Many banks in Germany charge a monthly administration fee for the pleasure of you holding an account (Girokonto in German).
This article aims to save you time and money!
We’re going to take a look at 4 popular banks among the expat community offering FREE accounts.
The aim is to help you decide which is the best German bank for expats. All have pros and cons, depending on what you’re looking for.
We chose these 4 banks because they’re frequently recommended on various expat blogs and Facebook Groups:
Which is the best German bank account for expats?
An easy, minimum hassle alternative
Transferwise offers a great alternative for those who have recently moved to Germany but don’t yet have a permanent, registered address.
Their multi-currency borderless account acts just like a bank account in many ways.
It enables you to receive your salary (you get a German IBAN number).
You can make bill payments and receive money in Germany, and hold a balance in multiple currencies at the same time!
You’re also able to transfer money between different currencies at no commission or fee.
It works just like a bank account in for sending and receiving money BUT you can’t set up direct debits, standing orders or have an overdraft facility.
Ease of opening an account
|Through the app and completely in English.||Apply via the website. Only in German.||Apply via the website. Only in German.||Apply via the website. Only in German.|
|The whole thing can be done in just a few minutes.||Website is user friendly. Application form is longer.||Website not so user friendly but the application form is incredibly simple and can be completed in just a few minutes.||Website is user friendly. Application form is longer.|
|Verification of ID through a video chat on your phone||Verification of ID through a video chat on your phone, or through PostIdent.||Verification of ID through a video chat on your phone, or through PostIdent.||Verification of ID through a video chat on your phone, or through PostIdent.|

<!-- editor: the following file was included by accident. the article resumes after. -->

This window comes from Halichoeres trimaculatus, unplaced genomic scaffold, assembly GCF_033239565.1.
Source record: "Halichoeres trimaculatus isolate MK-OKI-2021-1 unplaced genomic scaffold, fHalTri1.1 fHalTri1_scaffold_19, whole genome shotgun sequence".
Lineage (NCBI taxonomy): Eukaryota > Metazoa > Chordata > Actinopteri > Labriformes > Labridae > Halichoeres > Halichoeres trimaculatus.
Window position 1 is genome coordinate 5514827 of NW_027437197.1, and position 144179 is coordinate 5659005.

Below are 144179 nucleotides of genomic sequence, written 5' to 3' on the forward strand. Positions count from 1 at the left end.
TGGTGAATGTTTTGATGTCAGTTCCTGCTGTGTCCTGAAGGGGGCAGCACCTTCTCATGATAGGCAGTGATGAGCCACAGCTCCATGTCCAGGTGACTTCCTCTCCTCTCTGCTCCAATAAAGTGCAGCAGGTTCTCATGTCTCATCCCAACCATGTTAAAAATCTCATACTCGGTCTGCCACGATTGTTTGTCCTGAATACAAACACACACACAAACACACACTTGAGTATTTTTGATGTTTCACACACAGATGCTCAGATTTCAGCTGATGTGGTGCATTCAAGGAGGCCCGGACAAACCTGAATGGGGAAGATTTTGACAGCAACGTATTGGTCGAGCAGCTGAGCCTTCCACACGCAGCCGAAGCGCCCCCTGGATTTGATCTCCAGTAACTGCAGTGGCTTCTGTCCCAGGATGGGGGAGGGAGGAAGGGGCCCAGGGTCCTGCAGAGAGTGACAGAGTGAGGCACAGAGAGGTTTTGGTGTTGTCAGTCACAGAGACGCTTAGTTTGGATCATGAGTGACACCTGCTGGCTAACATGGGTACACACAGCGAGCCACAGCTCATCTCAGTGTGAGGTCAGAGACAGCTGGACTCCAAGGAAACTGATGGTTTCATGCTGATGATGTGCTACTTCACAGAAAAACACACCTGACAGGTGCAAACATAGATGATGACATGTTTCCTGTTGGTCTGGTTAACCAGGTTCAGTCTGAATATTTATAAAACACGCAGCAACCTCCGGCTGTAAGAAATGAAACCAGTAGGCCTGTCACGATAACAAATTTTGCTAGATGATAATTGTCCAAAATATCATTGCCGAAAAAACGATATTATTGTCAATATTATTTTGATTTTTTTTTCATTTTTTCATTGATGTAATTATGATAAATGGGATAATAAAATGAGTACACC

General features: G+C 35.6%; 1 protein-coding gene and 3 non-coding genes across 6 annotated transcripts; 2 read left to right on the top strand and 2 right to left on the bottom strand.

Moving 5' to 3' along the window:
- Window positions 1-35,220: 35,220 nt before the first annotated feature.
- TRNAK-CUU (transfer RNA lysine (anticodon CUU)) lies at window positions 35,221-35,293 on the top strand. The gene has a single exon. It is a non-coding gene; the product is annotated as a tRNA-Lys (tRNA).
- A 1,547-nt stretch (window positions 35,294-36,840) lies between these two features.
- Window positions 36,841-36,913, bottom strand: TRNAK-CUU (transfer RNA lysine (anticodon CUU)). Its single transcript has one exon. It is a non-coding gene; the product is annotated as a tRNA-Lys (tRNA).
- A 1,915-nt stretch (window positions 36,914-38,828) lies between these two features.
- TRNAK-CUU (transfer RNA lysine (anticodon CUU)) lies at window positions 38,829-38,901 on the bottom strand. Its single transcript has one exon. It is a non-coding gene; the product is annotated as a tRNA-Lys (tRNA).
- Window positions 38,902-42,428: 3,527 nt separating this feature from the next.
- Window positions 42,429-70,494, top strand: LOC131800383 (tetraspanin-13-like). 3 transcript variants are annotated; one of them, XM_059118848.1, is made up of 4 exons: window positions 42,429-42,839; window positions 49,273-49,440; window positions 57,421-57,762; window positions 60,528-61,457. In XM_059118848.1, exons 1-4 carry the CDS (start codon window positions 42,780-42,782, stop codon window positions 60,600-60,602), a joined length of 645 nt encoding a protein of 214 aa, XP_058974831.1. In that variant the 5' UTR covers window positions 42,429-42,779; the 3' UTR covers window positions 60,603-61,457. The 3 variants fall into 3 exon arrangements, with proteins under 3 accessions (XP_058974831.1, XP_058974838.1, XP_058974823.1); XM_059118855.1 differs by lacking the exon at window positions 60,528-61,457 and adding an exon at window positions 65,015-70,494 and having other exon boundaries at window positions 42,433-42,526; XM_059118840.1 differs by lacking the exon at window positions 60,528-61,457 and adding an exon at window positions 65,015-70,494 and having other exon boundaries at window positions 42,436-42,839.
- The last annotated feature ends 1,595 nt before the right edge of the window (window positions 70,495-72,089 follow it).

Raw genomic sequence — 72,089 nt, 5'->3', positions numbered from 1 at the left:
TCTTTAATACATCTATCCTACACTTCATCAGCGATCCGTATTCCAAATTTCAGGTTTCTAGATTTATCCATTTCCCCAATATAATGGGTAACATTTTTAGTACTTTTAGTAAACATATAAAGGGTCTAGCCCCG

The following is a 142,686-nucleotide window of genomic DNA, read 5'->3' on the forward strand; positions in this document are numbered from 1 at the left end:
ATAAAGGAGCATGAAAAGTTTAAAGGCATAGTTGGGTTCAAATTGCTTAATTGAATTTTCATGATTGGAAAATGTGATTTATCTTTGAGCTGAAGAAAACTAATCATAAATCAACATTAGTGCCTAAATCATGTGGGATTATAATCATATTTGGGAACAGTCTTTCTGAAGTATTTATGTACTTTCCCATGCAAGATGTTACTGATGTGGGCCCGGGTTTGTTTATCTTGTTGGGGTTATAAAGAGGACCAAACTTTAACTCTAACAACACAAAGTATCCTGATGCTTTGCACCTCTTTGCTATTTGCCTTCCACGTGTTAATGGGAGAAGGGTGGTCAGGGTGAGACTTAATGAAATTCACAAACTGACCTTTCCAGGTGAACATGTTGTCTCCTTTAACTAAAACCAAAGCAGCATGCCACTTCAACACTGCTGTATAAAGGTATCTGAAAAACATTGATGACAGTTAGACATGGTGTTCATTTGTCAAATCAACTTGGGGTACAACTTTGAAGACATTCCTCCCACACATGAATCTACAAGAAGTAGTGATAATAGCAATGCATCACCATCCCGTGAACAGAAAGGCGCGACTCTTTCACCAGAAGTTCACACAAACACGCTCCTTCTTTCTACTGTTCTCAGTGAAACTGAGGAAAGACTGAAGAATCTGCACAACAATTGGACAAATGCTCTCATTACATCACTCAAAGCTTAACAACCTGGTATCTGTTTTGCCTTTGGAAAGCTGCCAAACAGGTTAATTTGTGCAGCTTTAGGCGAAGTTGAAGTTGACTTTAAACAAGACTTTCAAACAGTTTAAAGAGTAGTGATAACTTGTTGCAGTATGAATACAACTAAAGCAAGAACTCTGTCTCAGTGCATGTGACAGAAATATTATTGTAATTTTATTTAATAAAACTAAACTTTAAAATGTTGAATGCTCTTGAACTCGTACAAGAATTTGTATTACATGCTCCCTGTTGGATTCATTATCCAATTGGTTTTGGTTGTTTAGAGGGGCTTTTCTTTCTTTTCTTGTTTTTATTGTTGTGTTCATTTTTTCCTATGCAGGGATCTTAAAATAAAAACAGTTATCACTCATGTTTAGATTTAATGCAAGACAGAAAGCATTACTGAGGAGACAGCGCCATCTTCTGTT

Contacting customer service
|Only contactable via email or the chat function inside the App. There is no customer service hotline. Chat is available 7 days a week from 07:00 – 23:00.||24 hour customer service hotline, email support, as well as website and App-based chat. They also offer a neat function which allows you to screen share your online banking screen for real time assistance. Also support via Facebook and Twitter between 08:00-18:00 Monday to Friday.||Offers a customer service hotline, available Mon – Fri from 08:00 – 19:00. Email support, as well as a chatbot function for common questions.||24-hour customer service hotline and email support.|
Does my salary need to be paid in?
|5 withdrawals per month for the first 3 months, then 3 free withdrawals thereafter. Subsequent withdrawals cost €2 per withdrawal. You can use any ATM.||Free using your debit card at any of the 9,000 ATMs from Commerzbank, Deutsche Bank, HypoVereinsbank and Postbank, as well as Shell petrol stations.||Free using your Visa credit card globally if you’re an “active customer” (see rules regarding monthly deposits).||
Free using your girocard at any of the 1,200 ING DiBa ATMs.
Free at 97% of German ATMs using your VISA credit card for withdrawals €50 and above.
|Free using the CASH26 network of partner merchants (supermarkets and stores)||Free using the network of partner merchants (supermarkets and stores) for purchases above €5.||No option to withdraw cash from partner merchants.||Free using the network of partner merchants (supermarkets and stores) for purchases above €5.|
|For withdrawals in currencies other than the euro an exchange rate of 1.7% applies.||
Free at ANY ATM throughout the Eurozone.
Free at any ATM globally if you use your Visa credit card.
|Free at ATMs in the eurozone which display the Visa sign, with no conditions attached.||Free at ATMs in the eurozone which display the Visa sign.|
|Cash can be deposited in exactly the same way as it is withdrawn i.e. from the chains of supermarkets and drugstores we’ve listed under “Withdrawals”.||Comdirect is owned by Commerzbank, so customers can pay in cash at any Commerzbank self-service terminal.||Cash can be deposited in exactly the same way as it is withdrawn i.e. from the chains of supermarkets and drugstores we’ve listed under “Withdrawals”.||Cash can be deposited in any of the 10,000 branches of ReiseBank as well as the small network of ING DiBa cash deposit machines.|